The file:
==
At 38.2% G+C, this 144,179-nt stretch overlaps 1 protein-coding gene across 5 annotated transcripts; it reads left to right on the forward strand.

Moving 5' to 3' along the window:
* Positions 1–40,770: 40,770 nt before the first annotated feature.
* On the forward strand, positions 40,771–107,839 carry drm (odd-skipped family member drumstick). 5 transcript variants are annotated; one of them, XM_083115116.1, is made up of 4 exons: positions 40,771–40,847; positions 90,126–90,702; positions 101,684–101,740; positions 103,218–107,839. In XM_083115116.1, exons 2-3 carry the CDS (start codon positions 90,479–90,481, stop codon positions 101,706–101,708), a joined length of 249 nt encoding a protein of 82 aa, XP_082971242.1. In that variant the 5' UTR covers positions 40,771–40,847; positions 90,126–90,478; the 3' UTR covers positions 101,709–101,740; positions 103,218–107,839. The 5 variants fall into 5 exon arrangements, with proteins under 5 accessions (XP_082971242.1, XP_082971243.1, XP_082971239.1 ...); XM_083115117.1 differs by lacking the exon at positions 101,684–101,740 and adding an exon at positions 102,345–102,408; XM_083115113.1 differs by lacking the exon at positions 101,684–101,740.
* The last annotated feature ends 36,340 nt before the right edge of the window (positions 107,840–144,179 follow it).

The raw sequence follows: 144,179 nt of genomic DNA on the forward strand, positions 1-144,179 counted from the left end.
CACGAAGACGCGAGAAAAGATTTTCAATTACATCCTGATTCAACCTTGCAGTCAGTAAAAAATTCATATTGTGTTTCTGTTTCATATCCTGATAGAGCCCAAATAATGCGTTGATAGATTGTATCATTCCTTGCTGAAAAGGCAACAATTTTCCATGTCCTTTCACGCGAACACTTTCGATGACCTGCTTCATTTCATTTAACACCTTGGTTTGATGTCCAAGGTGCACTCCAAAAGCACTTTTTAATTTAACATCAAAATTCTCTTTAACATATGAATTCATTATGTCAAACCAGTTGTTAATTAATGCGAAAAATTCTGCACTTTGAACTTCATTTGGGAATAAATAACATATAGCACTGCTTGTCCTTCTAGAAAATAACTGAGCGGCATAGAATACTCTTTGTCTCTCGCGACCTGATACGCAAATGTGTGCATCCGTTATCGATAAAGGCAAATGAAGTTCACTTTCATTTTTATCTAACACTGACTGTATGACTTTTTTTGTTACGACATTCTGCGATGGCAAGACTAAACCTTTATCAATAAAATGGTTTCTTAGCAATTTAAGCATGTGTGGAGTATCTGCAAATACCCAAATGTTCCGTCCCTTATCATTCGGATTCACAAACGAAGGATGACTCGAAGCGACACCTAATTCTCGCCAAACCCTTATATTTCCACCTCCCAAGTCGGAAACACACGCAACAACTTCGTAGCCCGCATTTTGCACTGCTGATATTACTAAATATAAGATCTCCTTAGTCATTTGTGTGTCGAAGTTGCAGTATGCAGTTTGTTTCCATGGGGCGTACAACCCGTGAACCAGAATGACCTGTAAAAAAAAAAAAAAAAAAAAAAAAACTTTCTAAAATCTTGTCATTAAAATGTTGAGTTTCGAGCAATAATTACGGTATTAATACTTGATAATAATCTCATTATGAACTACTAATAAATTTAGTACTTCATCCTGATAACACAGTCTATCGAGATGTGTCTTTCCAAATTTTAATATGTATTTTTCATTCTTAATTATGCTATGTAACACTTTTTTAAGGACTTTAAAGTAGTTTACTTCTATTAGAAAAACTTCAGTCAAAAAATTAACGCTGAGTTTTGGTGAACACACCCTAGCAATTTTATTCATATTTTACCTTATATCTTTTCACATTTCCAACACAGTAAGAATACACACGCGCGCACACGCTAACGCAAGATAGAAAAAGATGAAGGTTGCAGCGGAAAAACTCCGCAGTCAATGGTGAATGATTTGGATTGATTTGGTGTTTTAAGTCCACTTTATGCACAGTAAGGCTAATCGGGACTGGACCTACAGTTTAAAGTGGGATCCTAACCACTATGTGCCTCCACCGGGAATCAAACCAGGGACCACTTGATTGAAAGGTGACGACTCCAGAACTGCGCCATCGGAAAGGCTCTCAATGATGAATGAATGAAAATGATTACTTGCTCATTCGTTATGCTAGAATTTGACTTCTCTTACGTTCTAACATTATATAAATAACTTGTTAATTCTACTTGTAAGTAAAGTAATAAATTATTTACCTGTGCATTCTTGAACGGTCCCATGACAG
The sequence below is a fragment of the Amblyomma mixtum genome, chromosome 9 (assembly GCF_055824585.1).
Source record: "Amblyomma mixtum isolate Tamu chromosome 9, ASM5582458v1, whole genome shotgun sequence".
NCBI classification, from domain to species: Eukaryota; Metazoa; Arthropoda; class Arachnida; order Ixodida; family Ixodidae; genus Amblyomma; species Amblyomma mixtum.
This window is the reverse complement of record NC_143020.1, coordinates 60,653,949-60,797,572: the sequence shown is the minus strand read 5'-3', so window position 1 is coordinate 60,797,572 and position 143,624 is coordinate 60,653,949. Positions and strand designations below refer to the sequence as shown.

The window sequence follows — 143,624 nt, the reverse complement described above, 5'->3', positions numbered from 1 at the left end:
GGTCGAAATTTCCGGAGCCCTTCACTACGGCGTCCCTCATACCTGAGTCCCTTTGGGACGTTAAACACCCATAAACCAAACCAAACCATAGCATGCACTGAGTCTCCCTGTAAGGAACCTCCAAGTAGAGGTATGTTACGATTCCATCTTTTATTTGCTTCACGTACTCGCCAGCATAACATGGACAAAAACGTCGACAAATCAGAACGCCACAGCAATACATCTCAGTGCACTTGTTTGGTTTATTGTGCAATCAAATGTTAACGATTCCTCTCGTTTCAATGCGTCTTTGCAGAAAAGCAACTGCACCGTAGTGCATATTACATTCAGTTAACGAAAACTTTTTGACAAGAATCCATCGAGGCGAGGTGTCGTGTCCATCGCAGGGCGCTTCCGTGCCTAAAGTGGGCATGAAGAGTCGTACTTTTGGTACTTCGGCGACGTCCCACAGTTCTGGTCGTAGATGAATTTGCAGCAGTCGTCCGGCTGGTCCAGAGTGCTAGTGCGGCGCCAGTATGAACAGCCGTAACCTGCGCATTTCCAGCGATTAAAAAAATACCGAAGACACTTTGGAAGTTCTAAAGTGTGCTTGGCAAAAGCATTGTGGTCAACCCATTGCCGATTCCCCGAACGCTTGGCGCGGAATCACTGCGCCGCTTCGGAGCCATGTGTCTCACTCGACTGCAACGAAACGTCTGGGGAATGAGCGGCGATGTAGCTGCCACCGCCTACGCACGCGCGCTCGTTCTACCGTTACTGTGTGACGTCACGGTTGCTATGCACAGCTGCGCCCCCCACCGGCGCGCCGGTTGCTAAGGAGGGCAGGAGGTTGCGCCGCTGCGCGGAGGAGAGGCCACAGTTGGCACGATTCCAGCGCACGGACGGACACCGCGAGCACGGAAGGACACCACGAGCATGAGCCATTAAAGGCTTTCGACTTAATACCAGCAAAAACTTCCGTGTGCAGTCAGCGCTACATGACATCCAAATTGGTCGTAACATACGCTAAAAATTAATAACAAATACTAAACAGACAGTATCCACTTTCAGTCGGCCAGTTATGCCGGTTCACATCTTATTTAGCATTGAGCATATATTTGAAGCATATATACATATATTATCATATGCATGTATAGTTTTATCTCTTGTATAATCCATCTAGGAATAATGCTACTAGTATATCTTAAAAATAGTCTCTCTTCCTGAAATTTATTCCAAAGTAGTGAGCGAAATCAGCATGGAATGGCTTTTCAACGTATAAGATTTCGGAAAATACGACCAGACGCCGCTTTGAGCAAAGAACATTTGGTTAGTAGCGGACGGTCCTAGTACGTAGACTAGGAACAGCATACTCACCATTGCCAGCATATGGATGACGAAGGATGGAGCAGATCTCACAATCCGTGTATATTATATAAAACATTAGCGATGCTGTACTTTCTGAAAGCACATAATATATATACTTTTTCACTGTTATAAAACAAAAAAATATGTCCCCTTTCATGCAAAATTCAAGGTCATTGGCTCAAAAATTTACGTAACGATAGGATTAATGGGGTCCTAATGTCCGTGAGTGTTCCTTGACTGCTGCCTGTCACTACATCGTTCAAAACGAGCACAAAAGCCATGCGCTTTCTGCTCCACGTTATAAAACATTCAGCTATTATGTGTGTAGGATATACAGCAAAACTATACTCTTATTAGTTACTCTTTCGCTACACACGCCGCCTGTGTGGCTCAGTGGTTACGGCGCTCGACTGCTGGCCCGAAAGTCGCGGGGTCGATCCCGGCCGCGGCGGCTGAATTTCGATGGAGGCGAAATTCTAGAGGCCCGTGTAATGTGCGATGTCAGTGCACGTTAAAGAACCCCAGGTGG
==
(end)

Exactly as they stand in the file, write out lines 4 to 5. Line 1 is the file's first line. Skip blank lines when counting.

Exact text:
* On the forward strand, positions 40,771–107,839 carry drm (odd-skipped family member drumstick). 5 transcript variants are annotated; one of them, XM_083115116.1, is made up of 4 exons: positions 40,771–40,847; positions 90,126–90,702; positions 101,684–101,740; positions 103,218–107,839. In XM_083115116.1, exons 2-3 carry the CDS (start codon positions 90,479–90,481, stop codon positions 101,706–101,708), a joined length of 249 nt encoding a protein of 82 aa, XP_082971242.1. In that variant the 5' UTR covers positions 40,771–40,847; positions 90,126–90,478; the 3' UTR covers positions 101,709–101,740; positions 103,218–107,839. The 5 variants fall into 5 exon arrangements, with proteins under 5 accessions (XP_082971242.1, XP_082971243.1, XP_082971239.1 ...); XM_083115117.1 differs by lacking the exon at positions 101,684–101,740 and adding an exon at positions 102,345–102,408; XM_083115113.1 differs by lacking the exon at positions 101,684–101,740.
* The last annotated feature ends 36,340 nt before the right edge of the window (positions 107,840–144,179 follow it).